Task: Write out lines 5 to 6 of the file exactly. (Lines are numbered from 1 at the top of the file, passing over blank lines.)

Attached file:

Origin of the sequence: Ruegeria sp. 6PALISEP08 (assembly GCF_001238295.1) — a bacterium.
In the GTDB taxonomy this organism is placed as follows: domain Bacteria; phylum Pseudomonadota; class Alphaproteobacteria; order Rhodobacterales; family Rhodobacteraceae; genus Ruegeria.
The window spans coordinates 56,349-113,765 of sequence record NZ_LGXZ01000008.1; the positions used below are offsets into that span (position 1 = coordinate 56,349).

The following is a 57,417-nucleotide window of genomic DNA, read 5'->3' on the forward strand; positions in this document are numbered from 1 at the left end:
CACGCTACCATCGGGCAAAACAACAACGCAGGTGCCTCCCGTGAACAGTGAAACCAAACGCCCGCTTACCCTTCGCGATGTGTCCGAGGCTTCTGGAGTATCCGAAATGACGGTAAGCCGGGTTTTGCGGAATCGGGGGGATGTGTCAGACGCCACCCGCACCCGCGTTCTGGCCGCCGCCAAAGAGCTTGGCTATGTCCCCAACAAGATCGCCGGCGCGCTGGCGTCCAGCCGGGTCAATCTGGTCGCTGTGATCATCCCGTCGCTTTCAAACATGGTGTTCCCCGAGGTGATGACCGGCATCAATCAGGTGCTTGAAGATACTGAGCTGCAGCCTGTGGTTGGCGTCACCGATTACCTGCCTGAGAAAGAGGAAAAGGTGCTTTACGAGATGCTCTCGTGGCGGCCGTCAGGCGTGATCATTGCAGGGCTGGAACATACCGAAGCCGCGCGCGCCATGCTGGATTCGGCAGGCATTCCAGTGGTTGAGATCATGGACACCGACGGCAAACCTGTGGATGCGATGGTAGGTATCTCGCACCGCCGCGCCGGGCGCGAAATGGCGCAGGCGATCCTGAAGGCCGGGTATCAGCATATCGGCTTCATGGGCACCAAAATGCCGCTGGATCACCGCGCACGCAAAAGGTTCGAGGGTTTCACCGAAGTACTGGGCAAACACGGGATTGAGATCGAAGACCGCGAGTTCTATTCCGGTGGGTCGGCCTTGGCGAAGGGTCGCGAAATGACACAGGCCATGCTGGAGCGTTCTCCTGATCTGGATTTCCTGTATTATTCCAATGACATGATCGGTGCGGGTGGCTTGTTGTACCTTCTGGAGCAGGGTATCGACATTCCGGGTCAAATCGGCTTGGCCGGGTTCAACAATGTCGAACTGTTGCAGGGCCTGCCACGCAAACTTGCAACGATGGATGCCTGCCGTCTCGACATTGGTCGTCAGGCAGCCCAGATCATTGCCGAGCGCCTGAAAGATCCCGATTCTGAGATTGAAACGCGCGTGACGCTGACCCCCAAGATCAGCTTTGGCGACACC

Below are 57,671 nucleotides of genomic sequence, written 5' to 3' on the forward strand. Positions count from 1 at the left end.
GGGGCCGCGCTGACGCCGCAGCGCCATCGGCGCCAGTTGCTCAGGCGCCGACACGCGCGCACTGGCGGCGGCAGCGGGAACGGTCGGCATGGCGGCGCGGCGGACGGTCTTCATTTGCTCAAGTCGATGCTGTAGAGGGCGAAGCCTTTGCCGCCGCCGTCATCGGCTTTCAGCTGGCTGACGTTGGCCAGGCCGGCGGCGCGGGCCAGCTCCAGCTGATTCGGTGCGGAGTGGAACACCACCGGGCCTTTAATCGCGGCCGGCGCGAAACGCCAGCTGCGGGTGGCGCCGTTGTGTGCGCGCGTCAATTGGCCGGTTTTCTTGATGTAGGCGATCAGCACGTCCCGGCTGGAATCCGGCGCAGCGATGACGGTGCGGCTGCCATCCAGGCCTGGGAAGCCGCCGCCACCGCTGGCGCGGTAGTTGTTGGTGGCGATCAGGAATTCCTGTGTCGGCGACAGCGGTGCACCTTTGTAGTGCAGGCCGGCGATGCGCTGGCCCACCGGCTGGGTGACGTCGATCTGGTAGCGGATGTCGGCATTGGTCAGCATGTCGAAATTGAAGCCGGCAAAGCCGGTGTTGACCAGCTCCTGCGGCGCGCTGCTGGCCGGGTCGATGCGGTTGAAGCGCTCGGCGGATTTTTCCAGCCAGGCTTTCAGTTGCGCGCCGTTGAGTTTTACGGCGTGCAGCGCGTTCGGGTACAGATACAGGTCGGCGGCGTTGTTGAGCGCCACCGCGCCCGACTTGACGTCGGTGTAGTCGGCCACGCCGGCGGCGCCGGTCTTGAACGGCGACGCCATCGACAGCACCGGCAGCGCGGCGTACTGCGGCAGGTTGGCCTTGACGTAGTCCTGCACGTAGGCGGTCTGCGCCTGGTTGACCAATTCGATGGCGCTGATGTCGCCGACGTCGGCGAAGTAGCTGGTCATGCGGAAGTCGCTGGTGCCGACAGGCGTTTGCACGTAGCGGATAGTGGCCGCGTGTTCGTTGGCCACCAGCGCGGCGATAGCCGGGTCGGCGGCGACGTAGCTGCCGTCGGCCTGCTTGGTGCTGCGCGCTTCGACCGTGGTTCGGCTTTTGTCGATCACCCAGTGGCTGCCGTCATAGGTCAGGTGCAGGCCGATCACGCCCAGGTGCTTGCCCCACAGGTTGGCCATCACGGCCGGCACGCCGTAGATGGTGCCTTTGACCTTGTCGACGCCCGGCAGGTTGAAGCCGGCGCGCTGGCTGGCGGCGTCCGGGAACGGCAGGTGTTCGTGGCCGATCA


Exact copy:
CACGCTACCATCGGGCAAAACAACAACGCAGGTGCCTCCCGTGAACAGTGAAACCAAACGCCCGCTTACCCTTCGCGATGTGTCCGAGGCTTCTGGAGTATCCGAAATGACGGTAAGCCGGGTTTTGCGGAATCGGGGGGATGTGTCAGACGCCACCCGCACCCGCGTTCTGGCCGCCGCCAAAGAGCTTGGCTATGTCCCCAACAAGATCGCCGGCGCGCTGGCGTCCAGCCGGGTCAATCTGGTCGCTGTGATCATCCCGTCGCTTTCAAACATGGTGTTCCCCGAGGTGATGACCGGCATCAATCAGGTGCTTGAAGATACTGAGCTGCAGCCTGTGGTTGGCGTCACCGATTACCTGCCTGAGAAAGAGGAAAAGGTGCTTTACGAGATGCTCTCGTGGCGGCCGTCAGGCGTGATCATTGCAGGGCTGGAACATACCGAAGCCGCGCGCGCCATGCTGGATTCGGCAGGCATTCCAGTGGTTGAGATCATGGACACCGACGGCAAACCTGTGGATGCGATGGTAGGTATCTCGCACCGCCGCGCCGGGCGCGAAATGGCGCAGGCGATCCTGAAGGCCGGGTATCAGCATATCGGCTTCATGGGCACCAAAATGCCGCTGGATCACCGCGCACGCAAAAGGTTCGAGGGTTTCACCGAAGTACTGGGCAAACACGGGATTGAGATCGAAGACCGCGAGTTCTATTCCGGTGGGTCGGCCTTGGCGAAGGGTCGCGAAATGACACAGGCCATGCTGGAGCGTTCTCCTGATCTGGATTTCCTGTATTATTCCAATGACATGATCGGTGCGGGTGGCTTGTTGTACCTTCTGGAGCAGGGTATCGACATTCCGGGTCAAATCGGCTTGGCCGGGTTCAACAATGTCGAACTGTTGCAGGGCCTGCCACGCAAACTTGCAACGATGGATGCCTGCCGTCTCGACATTGGTCGTCAGGCAGCCCAGATCATTGCCGAGCGCCTGAAAGATCCCGATTCTGAGATTGAAACGCGCGTGACGCTGACCCCCAAGATCAGCTTTGGCGACACC

Below are 57,671 nucleotides of genomic sequence, written 5' to 3' on the forward strand. Positions count from 1 at the left end.